Capitalism only works when people continue to consume When capitalism became widespread, the effects of a linear consumption model on the environment or natural resources were not considered. There was no thought about reusing materials. Why would there have been? There was no issue with diminishing resources during the industrialisation. But now we see that essential resources, such as oil and rare earth elements (different kinds of rare metals used in our daily technological devices, cars, and other technology), are becoming more challenging to get to: they are diminishing. For the simple reason that capitalism and consumerism were built on a linear model, the transition to a circular model – a circular economy – may be difficult and take a long time to attain. Already established production models are often cheaper than newly created ones, and if not, they are what people are used to. It is much simpler to continue doing something you already know than to adapt to something new and unfamiliar.


The established production models, where recycling and reusing in most cases are not incorporated or have just started to come into place, use technology that has been incorporated and adapted into how our society works. They have been changed and tweaked to become more effective and cheaper over a very long period. New or existing technologies must be applied and adapted to work in new areas to recycle and reuse materials from ‘waste’. Still, the costs will be higher since these will be new technologies and new applications. That becomes an issue when it is put in the context of capitalism, which favours efficient and cost-effective technologies – the already established technologies and their usages. How our economy works is a significant hurdle in transitioning to a more sustainable society.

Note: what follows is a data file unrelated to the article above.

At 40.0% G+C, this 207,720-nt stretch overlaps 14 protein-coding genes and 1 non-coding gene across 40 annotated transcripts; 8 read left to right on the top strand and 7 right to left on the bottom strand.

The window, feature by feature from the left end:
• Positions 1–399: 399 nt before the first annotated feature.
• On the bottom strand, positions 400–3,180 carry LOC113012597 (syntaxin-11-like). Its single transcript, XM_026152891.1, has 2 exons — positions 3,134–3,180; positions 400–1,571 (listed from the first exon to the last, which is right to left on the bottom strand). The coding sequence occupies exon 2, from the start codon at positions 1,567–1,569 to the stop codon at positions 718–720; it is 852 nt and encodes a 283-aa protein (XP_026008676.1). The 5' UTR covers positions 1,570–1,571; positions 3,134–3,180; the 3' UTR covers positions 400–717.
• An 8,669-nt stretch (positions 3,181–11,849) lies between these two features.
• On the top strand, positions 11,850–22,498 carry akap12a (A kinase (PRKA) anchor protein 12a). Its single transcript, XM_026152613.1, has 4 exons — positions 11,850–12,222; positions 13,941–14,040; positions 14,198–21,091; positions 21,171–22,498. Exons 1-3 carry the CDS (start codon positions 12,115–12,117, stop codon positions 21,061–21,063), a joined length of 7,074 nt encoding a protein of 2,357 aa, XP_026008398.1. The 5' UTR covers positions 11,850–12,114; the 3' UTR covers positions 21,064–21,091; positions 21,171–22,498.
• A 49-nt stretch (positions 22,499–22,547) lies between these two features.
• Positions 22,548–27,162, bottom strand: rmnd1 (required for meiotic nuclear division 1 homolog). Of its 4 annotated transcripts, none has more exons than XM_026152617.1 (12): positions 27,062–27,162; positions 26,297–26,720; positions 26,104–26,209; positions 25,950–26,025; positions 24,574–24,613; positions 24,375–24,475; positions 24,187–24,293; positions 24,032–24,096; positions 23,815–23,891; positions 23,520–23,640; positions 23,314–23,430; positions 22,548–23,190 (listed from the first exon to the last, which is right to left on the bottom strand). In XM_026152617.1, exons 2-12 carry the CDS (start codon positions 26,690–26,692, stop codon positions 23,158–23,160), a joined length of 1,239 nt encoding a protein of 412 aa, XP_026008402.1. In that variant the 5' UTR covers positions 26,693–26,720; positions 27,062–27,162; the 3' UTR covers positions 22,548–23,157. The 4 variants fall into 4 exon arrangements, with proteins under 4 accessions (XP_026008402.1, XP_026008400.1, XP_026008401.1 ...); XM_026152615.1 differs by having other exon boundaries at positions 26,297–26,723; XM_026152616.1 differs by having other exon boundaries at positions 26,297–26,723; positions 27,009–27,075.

Photo by Etienne Girardet on Unsplash


For us to be able to make the necessary changes to live sustainably, we must rethink our economic system. That may be to replace it with a different one or to make adjustments to the capitalistic system so that it incorporates the costs of environmental damage and does not jeopardise the health and well-being of future generations. That is not to say that having a linear production and consumption model where ecosystem services are not considered are the only problems with capitalism from a sustainable point of view; there are several other problems with it. Neither is it to say that capitalism is all bad. Capitalism generates competition, and competition inspires innovation and development to gain the market’s upper hand. This is especially true when facing an enormous problem that needs to be solved – like climate change – because it opens up space for creating solutions that can be used for revenue. It is all about the chance to come up with the next effective invention that has the potential to solve that problem. But technological innovation and development are only a small part. The next step is to apply it in a societal and political context. New inventions will be useless if they can not be adopted into society, and the one we live in now favours the methods that have always been used. Thus, our economic and social system need to change to achieve a sustainable way of living and using the earth’s resources.

Natalia Olsson Orio
Staff Writer